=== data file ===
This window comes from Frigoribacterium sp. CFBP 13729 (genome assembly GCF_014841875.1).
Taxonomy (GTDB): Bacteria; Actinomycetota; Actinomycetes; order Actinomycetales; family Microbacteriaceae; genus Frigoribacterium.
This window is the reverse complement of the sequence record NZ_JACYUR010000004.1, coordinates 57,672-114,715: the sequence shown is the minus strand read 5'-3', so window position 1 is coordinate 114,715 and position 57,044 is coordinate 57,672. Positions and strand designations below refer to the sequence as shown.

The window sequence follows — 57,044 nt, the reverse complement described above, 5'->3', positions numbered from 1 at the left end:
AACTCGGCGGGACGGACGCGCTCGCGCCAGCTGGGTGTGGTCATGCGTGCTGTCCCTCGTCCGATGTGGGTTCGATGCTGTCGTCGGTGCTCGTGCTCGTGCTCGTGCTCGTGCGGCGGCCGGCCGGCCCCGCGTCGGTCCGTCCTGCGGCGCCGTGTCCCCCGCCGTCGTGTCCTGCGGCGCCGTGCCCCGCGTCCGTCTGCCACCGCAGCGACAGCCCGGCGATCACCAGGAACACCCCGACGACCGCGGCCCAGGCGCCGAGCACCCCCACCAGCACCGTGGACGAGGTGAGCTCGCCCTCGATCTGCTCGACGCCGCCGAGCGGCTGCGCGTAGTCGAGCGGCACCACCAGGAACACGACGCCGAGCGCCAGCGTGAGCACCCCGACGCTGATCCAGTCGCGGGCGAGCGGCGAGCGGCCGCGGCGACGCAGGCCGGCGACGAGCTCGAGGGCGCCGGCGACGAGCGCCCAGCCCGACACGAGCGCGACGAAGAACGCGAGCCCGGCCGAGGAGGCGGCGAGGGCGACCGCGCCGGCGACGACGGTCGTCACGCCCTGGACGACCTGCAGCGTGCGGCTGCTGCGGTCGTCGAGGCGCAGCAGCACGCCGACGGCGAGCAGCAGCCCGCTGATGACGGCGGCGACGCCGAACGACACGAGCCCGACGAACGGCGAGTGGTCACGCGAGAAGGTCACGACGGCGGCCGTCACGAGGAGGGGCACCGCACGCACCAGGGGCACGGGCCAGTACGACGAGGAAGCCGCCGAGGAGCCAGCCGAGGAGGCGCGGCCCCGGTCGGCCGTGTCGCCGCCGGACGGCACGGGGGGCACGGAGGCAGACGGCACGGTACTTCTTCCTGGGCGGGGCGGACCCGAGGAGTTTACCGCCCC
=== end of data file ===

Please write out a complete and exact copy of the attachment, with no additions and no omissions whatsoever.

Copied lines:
This window comes from Frigoribacterium sp. CFBP 13729 (genome assembly GCF_014841875.1).
Taxonomy (GTDB): Bacteria; Actinomycetota; Actinomycetes; order Actinomycetales; family Microbacteriaceae; genus Frigoribacterium.
This window is the reverse complement of the sequence record NZ_JACYUR010000004.1, coordinates 57,672-114,715: the sequence shown is the minus strand read 5'-3', so window position 1 is coordinate 114,715 and position 57,044 is coordinate 57,672. Positions and strand designations below refer to the sequence as shown.

The window sequence follows — 57,044 nt, the reverse complement described above, 5'->3', positions numbered from 1 at the left end:
AACTCGGCGGGACGGACGCGCTCGCGCCAGCTGGGTGTGGTCATGCGTGCTGTCCCTCGTCCGATGTGGGTTCGATGCTGTCGTCGGTGCTCGTGCTCGTGCTCGTGCTCGTGCGGCGGCCGGCCGGCCCCGCGTCGGTCCGTCCTGCGGCGCCGTGTCCCCCGCCGTCGTGTCCTGCGGCGCCGTGCCCCGCGTCCGTCTGCCACCGCAGCGACAGCCCGGCGATCACCAGGAACACCCCGACGACCGCGGCCCAGGCGCCGAGCACCCCCACCAGCACCGTGGACGAGGTGAGCTCGCCCTCGATCTGCTCGACGCCGCCGAGCGGCTGCGCGTAGTCGAGCGGCACCACCAGGAACACGACGCCGAGCGCCAGCGTGAGCACCCCGACGCTGATCCAGTCGCGGGCGAGCGGCGAGCGGCCGCGGCGACGCAGGCCGGCGACGAGCTCGAGGGCGCCGGCGACGAGCGCCCAGCCCGACACGAGCGCGACGAAGAACGCGAGCCCGGCCGAGGAGGCGGCGAGGGCGACCGCGCCGGCGACGACGGTCGTCACGCCCTGGACGACCTGCAGCGTGCGGCTGCTGCGGTCGTCGAGGCGCAGCAGCACGCCGACGGCGAGCAGCAGCCCGCTGATGACGGCGGCGACGCCGAACGACACGAGCCCGACGAACGGCGAGTGGTCACGCGAGAAGGTCACGACGGCGGCCGTCACGAGGAGGGGCACCGCACGCACCAGGGGCACGGGCCAGTACGACGAGGAAGCCGCCGAGGAGCCAGCCGAGGAGGCGCGGCCCCGGTCGGCCGTGTCGCCGCCGGACGGCACGGGGGGCACGGAGGCAGACGGCACGGTACTTCTTCCTGGGCGGGGCGGACCCGAGGAGTTTACCGCCCC